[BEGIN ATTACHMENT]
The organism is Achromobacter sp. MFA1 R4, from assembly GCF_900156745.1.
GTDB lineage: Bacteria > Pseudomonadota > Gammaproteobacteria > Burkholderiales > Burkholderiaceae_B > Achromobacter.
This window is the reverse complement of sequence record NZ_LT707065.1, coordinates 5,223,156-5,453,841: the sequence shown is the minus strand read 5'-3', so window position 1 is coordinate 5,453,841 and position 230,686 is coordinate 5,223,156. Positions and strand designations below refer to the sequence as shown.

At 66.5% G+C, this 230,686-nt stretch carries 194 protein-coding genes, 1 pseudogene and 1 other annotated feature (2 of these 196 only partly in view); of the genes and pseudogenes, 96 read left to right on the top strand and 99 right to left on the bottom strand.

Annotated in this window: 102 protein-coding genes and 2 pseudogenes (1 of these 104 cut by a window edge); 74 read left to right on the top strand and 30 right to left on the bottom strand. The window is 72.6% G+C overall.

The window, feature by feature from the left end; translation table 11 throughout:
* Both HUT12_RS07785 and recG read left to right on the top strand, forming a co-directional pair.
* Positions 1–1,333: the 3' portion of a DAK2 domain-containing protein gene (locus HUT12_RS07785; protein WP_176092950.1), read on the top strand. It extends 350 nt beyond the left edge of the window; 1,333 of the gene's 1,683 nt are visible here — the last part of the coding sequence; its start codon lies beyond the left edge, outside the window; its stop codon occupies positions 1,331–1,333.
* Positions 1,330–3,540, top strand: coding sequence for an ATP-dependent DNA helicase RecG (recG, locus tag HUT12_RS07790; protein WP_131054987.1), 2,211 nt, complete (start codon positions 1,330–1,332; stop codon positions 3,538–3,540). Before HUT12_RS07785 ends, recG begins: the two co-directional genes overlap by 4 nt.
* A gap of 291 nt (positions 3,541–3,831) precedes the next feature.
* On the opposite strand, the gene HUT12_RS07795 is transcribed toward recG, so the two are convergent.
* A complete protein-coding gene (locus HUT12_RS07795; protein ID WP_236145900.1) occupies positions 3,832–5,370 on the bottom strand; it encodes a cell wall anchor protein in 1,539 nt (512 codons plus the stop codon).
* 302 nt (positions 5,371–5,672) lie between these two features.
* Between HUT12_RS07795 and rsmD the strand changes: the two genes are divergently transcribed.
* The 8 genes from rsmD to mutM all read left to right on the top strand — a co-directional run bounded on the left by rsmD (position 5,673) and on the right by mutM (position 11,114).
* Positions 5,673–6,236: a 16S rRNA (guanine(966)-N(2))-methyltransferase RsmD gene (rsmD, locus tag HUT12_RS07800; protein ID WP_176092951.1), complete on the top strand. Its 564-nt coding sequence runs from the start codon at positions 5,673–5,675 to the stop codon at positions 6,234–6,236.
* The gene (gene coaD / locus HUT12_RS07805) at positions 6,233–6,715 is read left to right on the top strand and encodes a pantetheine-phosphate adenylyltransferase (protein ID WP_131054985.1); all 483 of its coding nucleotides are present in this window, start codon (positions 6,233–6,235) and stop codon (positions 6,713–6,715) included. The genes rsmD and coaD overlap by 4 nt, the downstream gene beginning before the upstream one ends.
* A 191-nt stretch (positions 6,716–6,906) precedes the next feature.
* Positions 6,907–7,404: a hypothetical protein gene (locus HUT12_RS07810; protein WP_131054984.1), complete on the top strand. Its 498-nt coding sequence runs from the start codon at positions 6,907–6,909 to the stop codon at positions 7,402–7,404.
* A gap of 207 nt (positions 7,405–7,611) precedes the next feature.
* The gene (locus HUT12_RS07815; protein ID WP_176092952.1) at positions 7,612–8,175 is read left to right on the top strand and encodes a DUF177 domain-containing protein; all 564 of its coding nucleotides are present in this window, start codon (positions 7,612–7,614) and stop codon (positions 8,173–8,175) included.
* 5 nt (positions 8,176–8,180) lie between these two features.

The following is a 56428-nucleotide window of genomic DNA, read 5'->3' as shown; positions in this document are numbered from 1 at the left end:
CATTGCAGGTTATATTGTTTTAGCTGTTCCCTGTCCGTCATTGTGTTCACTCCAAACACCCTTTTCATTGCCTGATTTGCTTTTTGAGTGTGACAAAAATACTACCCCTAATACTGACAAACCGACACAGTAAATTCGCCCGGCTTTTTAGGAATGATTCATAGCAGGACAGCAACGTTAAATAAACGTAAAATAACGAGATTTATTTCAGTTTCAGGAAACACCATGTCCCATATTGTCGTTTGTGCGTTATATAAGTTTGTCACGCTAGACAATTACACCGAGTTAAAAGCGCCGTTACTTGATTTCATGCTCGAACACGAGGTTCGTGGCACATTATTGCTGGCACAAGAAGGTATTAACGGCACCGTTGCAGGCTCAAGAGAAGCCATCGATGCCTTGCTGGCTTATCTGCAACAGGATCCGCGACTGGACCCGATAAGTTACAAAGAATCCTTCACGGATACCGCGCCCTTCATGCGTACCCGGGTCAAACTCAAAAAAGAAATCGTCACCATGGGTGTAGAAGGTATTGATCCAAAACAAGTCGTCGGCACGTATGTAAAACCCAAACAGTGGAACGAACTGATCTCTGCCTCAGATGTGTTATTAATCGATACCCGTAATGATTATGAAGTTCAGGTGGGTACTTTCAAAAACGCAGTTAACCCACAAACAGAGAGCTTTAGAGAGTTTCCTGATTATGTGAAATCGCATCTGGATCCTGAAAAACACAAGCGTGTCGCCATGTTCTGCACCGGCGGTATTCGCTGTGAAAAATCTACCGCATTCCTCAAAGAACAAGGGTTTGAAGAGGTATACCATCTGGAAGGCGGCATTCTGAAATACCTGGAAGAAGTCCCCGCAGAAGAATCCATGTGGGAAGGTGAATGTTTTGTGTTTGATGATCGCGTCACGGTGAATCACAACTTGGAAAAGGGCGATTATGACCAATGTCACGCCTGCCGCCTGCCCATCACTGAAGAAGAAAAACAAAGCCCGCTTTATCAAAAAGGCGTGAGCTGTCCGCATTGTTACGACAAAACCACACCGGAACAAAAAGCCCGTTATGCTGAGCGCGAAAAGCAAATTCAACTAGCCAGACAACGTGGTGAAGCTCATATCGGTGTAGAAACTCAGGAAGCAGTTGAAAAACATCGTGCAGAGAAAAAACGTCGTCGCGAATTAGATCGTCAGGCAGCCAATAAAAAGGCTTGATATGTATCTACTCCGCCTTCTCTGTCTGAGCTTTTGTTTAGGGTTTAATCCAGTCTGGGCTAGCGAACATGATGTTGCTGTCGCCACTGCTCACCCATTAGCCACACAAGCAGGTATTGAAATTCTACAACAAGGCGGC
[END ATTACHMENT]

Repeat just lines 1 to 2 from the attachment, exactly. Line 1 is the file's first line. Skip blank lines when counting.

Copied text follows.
The organism is Achromobacter sp. MFA1 R4, from assembly GCF_900156745.1.
GTDB lineage: Bacteria > Pseudomonadota > Gammaproteobacteria > Burkholderiales > Burkholderiaceae_B > Achromobacter.